The soul-searching has been stirred by Andrej Babis, a
businessman-turned politician poised to join a new coalition
government despite allegations — which he denies — of past
collaboration with the Communist secret police.
A strict interpretation of current law says this would bar him from
ministerial office, but a consensus is forming in the Czech Republic
to allow him to enter the government. A deal on a coalition
including Babis' party is expected in a few weeks.
The change of heart is the culmination of several trends.
First, the rules that have excluded tens of thousands of
collaborators were designed to end the sway of the shadiest parts of
the old regime on the young democracy, but it is now robust enough
that those rules may be no longer necessary.
Second, Czechs have recognized that the law was crude in banning
indiscriminately those who beat up people or snitched on friends as
well as those who were forced to agree to spy under the threat of
violence or persecution.
Finally, Czech voters are sick of official corruption and a
stagnating economy, and feel there are more pressing issues than
what may or may not have happened under Communist rule.
Babis, 59, who owns a swathe of chemicals and media companies worth
$2 billion according to Forbes magazine, won 18.7 percent of the
vote in last month's election, despite his widely reported past
He was a Communist Party member but denies having been an informant
for the Statni bezpecnost (StB), the Czechoslovak equivalent of old
East Germany's Stasi secret police. He admits only to have met
agents when he worked for a trading firm in the 1980s.
"I never signed anything," he said, accusing the current political
establishment of using the accusations to keep him from power. "This
matrix is afraid because I can't be corrupted by anyone," he told
Reuters in an interview.
Babis, born in Slovakia during the era of the Czechoslovak
federation, has gone to court to fight the Slovak Nation's Memory
Institute, which says it has a file proving he was a collaborator.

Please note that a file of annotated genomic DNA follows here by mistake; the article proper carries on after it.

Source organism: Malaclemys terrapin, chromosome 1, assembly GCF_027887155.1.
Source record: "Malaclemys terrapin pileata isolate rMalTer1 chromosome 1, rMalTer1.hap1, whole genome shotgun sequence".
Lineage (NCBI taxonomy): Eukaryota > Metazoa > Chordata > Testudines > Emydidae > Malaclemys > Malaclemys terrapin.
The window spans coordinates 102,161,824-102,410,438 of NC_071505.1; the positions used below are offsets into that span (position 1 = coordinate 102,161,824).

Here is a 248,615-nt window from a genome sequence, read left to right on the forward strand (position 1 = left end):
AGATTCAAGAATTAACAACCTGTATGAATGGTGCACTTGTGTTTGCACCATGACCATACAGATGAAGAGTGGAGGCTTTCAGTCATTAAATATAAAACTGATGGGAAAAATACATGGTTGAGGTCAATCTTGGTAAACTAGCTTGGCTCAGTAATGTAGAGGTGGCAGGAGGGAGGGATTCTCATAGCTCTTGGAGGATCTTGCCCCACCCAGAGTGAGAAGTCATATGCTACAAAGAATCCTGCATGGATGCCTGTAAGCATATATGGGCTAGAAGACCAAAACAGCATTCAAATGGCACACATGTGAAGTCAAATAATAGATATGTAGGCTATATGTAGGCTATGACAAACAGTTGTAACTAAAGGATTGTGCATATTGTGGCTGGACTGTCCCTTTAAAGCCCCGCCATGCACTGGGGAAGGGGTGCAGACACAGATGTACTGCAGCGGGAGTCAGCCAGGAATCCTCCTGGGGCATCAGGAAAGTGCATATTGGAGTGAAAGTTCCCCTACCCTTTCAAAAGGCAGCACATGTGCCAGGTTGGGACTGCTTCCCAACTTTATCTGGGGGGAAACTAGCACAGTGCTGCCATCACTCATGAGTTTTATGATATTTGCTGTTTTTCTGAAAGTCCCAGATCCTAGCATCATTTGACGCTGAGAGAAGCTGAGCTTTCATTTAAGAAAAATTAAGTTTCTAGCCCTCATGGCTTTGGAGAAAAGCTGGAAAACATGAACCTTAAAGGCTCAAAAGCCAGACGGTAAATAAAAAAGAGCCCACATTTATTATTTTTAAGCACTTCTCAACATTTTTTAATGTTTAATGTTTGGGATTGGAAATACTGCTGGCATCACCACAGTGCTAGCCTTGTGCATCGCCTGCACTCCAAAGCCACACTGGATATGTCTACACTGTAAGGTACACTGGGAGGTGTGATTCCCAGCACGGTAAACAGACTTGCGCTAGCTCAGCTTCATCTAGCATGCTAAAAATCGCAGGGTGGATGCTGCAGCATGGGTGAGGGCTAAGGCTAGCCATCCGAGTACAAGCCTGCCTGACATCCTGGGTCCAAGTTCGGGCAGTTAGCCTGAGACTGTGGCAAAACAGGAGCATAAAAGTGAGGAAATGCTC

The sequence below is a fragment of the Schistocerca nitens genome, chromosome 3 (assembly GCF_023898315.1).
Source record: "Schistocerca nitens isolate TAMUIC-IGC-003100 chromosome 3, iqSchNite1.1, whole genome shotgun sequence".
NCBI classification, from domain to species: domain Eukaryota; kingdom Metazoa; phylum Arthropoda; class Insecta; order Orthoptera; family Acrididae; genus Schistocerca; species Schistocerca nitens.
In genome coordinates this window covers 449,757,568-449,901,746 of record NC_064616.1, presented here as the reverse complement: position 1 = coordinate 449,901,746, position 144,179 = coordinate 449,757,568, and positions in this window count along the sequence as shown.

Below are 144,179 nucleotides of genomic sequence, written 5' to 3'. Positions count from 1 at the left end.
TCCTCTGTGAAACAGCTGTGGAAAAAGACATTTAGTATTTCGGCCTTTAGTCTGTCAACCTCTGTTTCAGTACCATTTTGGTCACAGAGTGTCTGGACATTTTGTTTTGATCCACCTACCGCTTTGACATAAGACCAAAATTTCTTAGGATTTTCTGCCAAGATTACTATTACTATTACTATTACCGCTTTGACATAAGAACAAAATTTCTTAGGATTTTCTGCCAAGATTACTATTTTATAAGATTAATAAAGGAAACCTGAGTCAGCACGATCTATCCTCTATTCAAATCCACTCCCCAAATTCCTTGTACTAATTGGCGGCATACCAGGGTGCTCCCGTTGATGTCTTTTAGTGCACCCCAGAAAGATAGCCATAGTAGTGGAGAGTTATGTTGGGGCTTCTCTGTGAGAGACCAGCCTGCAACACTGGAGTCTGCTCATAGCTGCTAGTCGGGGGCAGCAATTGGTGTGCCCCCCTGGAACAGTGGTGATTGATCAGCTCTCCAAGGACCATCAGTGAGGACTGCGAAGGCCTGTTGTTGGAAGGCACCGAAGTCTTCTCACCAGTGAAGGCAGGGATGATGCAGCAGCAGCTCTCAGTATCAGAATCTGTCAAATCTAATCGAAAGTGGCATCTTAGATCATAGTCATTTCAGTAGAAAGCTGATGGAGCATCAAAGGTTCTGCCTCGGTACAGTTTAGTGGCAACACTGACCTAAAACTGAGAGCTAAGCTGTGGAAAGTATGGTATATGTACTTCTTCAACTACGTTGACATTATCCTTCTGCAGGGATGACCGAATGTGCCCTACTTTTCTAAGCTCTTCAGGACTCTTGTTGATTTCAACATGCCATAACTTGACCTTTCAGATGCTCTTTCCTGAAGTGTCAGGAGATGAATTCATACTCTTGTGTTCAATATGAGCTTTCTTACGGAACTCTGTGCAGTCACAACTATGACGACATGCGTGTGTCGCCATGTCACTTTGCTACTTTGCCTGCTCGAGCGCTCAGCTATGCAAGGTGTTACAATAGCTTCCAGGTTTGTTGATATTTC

The dispute may take years to resolve.
IS QUARTER A CENTURY ENOUGH?
Bohuslav Sobotka, leader of the center-left Social Democrats and the
likely next prime minister, has come up with a plan that would alter
the screening requirements.
"I am convinced that (almost) 25 years after 1989, the time has come
to consider whether the screening law should be applied at all," he
said in a television debate.
The Communists, the third-biggest party in parliament, are proposing
scrapping the screening law altogether.
Sobotka's comments indicated the idea might have more traction than
before, or at least open the door to a less politically disputed
[to top of second column]
Last week Sobotka agreed with Babis that parliament should quickly
adopt a new public service law that would exempt ministers from
Another way to get Babis into government would be making him a
deputy prime minister, without giving him a concrete ministry to
run. Some lawyers say this could change the vetting practice while
formally obeying the law.
It would not go down well with some anti-Communists, and could cause
some ripples in his own party.
"The most important thing is the moral justification," said Mikulas
Kroupa, who heads Post Bellum, a group that collects memories of
victims of communist persecution.
"Should this country be governed by people who snitched, beat up or
in other way bullied their compatriots and loyally served the
totalitarian regime? It should not."
STRICTER THAN OTHERS
The Czech law is stricter than rules applied in some other
ex-communist states. In Poland, candidates for selected jobs merely
have to declare if they were former communist agents or not.
Slovakia scrapped vetting requirements in the 1990s, and Hungary
does not apply any vetting process at all.
The StB files have been criticized for their questionable veracity.
Another problem is that many were destroyed or vanished as security
services "cleaned up" their files in 1989, possibly giving some
collaborators a clean bill of health.
Vaclav Havel, the revered Czech dissident leader during the
Communist era who was elected president afterward, favored scrapping
the law after five years.
Petr Kambersky, commentator at Hospodarske Noviny, said it would be
wrong to change the law because of one man — Babis, but in general
it had served its purpose.
"It was a good law at the time through which democracy tried to make
sure that it is not undermined. Its defenders now argue by moral
reasons but morality should not be governed by law. It is despicable
that someone was an (StB) agent, but it is not a risk to democracy
[By Jan Lopatka]
(Additional reporting by Robert Muller, Marcin Goclowski in Warsaw
and Krisztina Than in Budapest; editing by Mark Heinrich)